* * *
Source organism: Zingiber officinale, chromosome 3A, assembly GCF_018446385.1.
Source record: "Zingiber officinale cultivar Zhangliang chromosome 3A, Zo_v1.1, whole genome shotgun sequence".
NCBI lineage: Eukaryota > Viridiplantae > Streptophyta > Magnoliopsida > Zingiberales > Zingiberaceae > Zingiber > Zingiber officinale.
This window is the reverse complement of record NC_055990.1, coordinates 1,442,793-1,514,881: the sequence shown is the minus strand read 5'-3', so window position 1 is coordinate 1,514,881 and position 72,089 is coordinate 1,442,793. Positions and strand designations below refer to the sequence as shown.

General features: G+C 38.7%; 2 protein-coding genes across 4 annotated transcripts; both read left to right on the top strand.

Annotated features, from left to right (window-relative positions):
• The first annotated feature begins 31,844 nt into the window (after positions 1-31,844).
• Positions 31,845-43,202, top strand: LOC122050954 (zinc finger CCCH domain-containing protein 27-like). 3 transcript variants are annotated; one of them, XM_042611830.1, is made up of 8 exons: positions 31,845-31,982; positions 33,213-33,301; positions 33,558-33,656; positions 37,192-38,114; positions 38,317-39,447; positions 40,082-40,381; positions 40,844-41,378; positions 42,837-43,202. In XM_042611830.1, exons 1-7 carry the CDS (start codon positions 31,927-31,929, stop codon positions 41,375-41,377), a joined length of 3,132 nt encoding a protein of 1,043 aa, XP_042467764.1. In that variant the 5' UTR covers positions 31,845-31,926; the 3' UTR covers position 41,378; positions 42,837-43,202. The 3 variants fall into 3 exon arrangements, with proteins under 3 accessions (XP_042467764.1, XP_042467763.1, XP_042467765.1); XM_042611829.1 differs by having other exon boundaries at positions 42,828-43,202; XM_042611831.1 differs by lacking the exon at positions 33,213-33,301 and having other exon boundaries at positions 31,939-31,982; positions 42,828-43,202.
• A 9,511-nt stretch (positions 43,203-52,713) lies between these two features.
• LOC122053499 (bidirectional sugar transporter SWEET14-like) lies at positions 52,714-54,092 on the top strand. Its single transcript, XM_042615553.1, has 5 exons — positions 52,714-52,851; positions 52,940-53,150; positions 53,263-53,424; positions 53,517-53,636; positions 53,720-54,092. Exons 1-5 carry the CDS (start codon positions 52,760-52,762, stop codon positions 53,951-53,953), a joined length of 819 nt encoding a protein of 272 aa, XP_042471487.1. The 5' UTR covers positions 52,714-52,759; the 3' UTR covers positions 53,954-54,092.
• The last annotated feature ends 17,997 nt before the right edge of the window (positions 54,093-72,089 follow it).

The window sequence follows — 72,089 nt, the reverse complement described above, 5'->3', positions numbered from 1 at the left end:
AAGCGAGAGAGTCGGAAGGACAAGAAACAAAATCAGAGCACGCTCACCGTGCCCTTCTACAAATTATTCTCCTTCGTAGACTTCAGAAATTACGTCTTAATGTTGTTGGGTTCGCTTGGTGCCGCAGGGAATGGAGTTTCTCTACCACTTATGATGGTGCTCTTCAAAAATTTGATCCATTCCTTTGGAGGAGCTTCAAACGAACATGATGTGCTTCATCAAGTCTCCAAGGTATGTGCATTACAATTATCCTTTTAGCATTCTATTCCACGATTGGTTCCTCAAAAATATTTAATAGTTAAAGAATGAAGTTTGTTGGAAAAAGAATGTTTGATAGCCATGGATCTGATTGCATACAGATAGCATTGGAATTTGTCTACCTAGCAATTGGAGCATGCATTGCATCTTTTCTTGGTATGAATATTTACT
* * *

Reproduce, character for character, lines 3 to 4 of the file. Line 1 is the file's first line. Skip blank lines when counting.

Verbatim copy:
NCBI lineage: Eukaryota > Viridiplantae > Streptophyta > Magnoliopsida > Zingiberales > Zingiberaceae > Zingiber > Zingiber officinale.
This window is the reverse complement of record NC_055990.1, coordinates 1,442,793-1,514,881: the sequence shown is the minus strand read 5'-3', so window position 1 is coordinate 1,514,881 and position 72,089 is coordinate 1,442,793. Positions and strand designations below refer to the sequence as shown.